I’ve chosen to compare Wilfred Owen’s WW1 poetry to Rudyard Kipling’s ‘Barrack-Room Ballads’ from the late 1800s.

 Genre

As we can see the techniques and attitudes are very different from before and after WW1, however most war poetry after WW1 has the same attitude and similar techniques to the poetry from WW1 (despite changes over the years due to styles of writing changing!) – so I would say that WW1 poetry is a transitional genre of war poetry that has educated and inspired future war poets on what war is like.

Thanks for reading!

 Jack!

 

“Over the Top”

Twisted smoke from enemy lines fights through the sky like wire,

Unlike the wisps of smoke from chimneys in our pleasant land.

Knee deep in the mud of the trenches we prepare to fight and fire.

At home we plough and reap and the harvest fills our hands.

At home and here our flesh is soiled with the earth’s wet mud,

Yet here our hands and flesh are also caked in blood.

 

Men keep watch of No-Man’s Land, over the broken earth,

The land almost looking like the ploughed soil of the farm.

However here they scour and aim for movement of such worth

To waste a single bullet and hope out of it comes harm.

“Over the top”, that fateful command that the general cries,

And out of the trenches come the Tommies, the infantry arise.

 

The guns fire and blaze and bullets condemn another soul

The shells send soil flying and flailing limbs fall flat.

Bodies entwine together, thrown into roughly dug holes

And in the trenches blood pumps round bodies entering combat.

Is this what life has come to, the rapid progression of man?

These piles of men are sacrifices for several feet of land.

 

One of our tasks in English over the summer was to write a war poem and this is the result!

Thanks for reading and feedback is appreciated!

Jack

Wilfred Owen and ‘Private Peaceful’

The similar themes and devices of Michael Morpurgo (in the film adaptation of ‘Private Peaceful’) & Wilfred Owen’s poetry.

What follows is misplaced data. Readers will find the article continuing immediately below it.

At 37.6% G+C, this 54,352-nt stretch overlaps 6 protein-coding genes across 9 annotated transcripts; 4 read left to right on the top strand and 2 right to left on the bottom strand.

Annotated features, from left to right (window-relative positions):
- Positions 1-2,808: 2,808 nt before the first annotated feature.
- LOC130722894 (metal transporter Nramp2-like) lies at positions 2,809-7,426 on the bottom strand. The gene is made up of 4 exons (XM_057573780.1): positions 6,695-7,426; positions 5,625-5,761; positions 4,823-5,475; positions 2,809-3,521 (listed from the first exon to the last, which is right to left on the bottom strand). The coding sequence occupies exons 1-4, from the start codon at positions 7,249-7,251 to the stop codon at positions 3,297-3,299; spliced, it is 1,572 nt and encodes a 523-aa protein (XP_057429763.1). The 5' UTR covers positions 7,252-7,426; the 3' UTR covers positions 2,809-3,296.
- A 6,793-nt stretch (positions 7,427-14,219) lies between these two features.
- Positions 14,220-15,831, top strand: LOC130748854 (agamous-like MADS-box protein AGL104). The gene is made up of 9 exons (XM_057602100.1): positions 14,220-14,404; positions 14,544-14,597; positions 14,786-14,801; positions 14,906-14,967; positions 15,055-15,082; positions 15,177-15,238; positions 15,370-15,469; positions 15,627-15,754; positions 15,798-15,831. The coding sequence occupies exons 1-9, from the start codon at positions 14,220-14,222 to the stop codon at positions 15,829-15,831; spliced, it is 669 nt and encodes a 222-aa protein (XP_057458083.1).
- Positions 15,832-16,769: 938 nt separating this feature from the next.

‘Futility’

In ‘Private Peaceful’ we can see the main characters experience a loss of faith, Tommo near the beginning when in the prison cell says “Why does this war happen”, he also feels bitter because his father died and he feels that if God was just he wouldn’t have allowed that to happen. Wilfred Owen in his poem ‘Futility’ demonstrates the loss of faith that the soldiers experienced by mixing the vocabulary of religion and evolution, “was it for this the clay grew tall”. We can also see in ‘Private Peaceful the futility of war by the spoken line “All that fighting, no gain on either side”, showing how lots of death resulted in no progress. In the poem we can see that the soldiers are mainly farmers, “whispering of fields unsown”, which makes the fact that nature is fighting back even more poignant, showing how far these people have gone. In the film we can see that the brothers are farmers, and how when they go to war they still talk about their farming (for example when at the French pub).

Dulce Et Decorum Est

In ‘Private Peaceful’ Morpurgo uses the character of the Colonel to show patriotism and jingoism, he believes that the soldiers are doing their duty to their country and God. In ‘Dulce Et Decorum Est’ Wilfred Owen mocks people (like the Colonel) who believe the “old lie: Dulce et decorum est Pro patria mori” because he can see that dying for your country isn’t the best way to die. In the poem Owen talks about a gas attack : 

Gas! Gas! Quick, boys! – An ecstasy of fumbling,
Fitting the clumsy helmets just in time;
But someone still was yelling out and stumbling,
And flound’ring like a man in fire or lime . . .
Dim, through the misty panes and thick green light,
As under a green sea, I saw him drowning.

In the film we get visual context in terms of the struggle for gas masks and how people reacted to the gas. In one scene the soldiers were warned of a gas attack and we could see how they fumbled to put their gas masks on and how some choked and struggled to breathe while putting them on.

 

Disabled